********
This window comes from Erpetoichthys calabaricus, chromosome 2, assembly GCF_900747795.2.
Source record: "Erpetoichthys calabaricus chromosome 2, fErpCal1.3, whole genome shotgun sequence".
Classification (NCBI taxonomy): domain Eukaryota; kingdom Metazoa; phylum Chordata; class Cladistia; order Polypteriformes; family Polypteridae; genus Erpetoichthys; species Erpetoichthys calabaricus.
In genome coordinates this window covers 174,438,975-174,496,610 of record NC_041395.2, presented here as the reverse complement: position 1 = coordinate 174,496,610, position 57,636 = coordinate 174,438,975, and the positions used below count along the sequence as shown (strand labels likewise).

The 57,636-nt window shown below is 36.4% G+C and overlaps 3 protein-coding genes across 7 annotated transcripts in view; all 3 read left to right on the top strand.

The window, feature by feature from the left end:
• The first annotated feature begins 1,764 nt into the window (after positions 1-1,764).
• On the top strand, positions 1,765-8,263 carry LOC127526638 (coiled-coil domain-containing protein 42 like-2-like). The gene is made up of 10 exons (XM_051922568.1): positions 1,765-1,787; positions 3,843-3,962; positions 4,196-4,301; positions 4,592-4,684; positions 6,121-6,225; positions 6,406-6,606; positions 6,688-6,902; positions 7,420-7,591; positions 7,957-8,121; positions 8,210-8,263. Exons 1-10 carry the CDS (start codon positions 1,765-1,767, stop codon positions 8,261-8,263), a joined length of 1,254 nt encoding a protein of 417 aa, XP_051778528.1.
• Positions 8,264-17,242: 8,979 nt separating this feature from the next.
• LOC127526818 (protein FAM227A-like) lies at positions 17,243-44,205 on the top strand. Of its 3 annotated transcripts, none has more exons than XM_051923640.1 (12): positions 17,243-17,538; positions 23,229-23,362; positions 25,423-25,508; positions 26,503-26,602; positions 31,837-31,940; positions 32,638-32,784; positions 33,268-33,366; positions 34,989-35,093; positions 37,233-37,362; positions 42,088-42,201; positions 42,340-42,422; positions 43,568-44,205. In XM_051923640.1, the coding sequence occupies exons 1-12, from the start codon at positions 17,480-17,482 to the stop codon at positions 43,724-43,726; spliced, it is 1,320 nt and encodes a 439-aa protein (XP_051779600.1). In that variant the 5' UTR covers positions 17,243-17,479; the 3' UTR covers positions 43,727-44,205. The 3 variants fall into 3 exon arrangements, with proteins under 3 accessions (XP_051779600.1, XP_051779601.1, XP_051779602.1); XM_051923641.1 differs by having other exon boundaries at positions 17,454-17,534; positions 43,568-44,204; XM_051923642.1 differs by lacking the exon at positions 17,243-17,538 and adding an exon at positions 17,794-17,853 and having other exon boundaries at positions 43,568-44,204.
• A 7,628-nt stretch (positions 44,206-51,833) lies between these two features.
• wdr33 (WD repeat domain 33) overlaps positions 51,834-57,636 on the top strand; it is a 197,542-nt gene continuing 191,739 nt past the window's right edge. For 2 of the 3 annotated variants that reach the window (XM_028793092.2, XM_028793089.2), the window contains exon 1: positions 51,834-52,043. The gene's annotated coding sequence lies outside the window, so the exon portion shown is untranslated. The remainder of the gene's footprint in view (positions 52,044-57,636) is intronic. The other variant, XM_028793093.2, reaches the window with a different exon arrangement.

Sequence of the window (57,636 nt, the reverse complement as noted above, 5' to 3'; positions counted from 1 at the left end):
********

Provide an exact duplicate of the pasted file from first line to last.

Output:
This window comes from Erpetoichthys calabaricus, chromosome 2, assembly GCF_900747795.2.
Source record: "Erpetoichthys calabaricus chromosome 2, fErpCal1.3, whole genome shotgun sequence".
Classification (NCBI taxonomy): domain Eukaryota; kingdom Metazoa; phylum Chordata; class Cladistia; order Polypteriformes; family Polypteridae; genus Erpetoichthys; species Erpetoichthys calabaricus.
In genome coordinates this window covers 174,438,975-174,496,610 of record NC_041395.2, presented here as the reverse complement: position 1 = coordinate 174,496,610, position 57,636 = coordinate 174,438,975, and the positions used below count along the sequence as shown (strand labels likewise).

The 57,636-nt window shown below is 36.4% G+C and overlaps 3 protein-coding genes across 7 annotated transcripts in view; all 3 read left to right on the top strand.

The window, feature by feature from the left end:
• The first annotated feature begins 1,764 nt into the window (after positions 1-1,764).
• On the top strand, positions 1,765-8,263 carry LOC127526638 (coiled-coil domain-containing protein 42 like-2-like). The gene is made up of 10 exons (XM_051922568.1): positions 1,765-1,787; positions 3,843-3,962; positions 4,196-4,301; positions 4,592-4,684; positions 6,121-6,225; positions 6,406-6,606; positions 6,688-6,902; positions 7,420-7,591; positions 7,957-8,121; positions 8,210-8,263. Exons 1-10 carry the CDS (start codon positions 1,765-1,767, stop codon positions 8,261-8,263), a joined length of 1,254 nt encoding a protein of 417 aa, XP_051778528.1.
• Positions 8,264-17,242: 8,979 nt separating this feature from the next.
• LOC127526818 (protein FAM227A-like) lies at positions 17,243-44,205 on the top strand. Of its 3 annotated transcripts, none has more exons than XM_051923640.1 (12): positions 17,243-17,538; positions 23,229-23,362; positions 25,423-25,508; positions 26,503-26,602; positions 31,837-31,940; positions 32,638-32,784; positions 33,268-33,366; positions 34,989-35,093; positions 37,233-37,362; positions 42,088-42,201; positions 42,340-42,422; positions 43,568-44,205. In XM_051923640.1, the coding sequence occupies exons 1-12, from the start codon at positions 17,480-17,482 to the stop codon at positions 43,724-43,726; spliced, it is 1,320 nt and encodes a 439-aa protein (XP_051779600.1). In that variant the 5' UTR covers positions 17,243-17,479; the 3' UTR covers positions 43,727-44,205. The 3 variants fall into 3 exon arrangements, with proteins under 3 accessions (XP_051779600.1, XP_051779601.1, XP_051779602.1); XM_051923641.1 differs by having other exon boundaries at positions 17,454-17,534; positions 43,568-44,204; XM_051923642.1 differs by lacking the exon at positions 17,243-17,538 and adding an exon at positions 17,794-17,853 and having other exon boundaries at positions 43,568-44,204.
• A 7,628-nt stretch (positions 44,206-51,833) lies between these two features.
• wdr33 (WD repeat domain 33) overlaps positions 51,834-57,636 on the top strand; it is a 197,542-nt gene continuing 191,739 nt past the window's right edge. For 2 of the 3 annotated variants that reach the window (XM_028793092.2, XM_028793089.2), the window contains exon 1: positions 51,834-52,043. The gene's annotated coding sequence lies outside the window, so the exon portion shown is untranslated. The remainder of the gene's footprint in view (positions 52,044-57,636) is intronic. The other variant, XM_028793093.2, reaches the window with a different exon arrangement.

Sequence of the window (57,636 nt, the reverse complement as noted above, 5' to 3'; positions counted from 1 at the left end):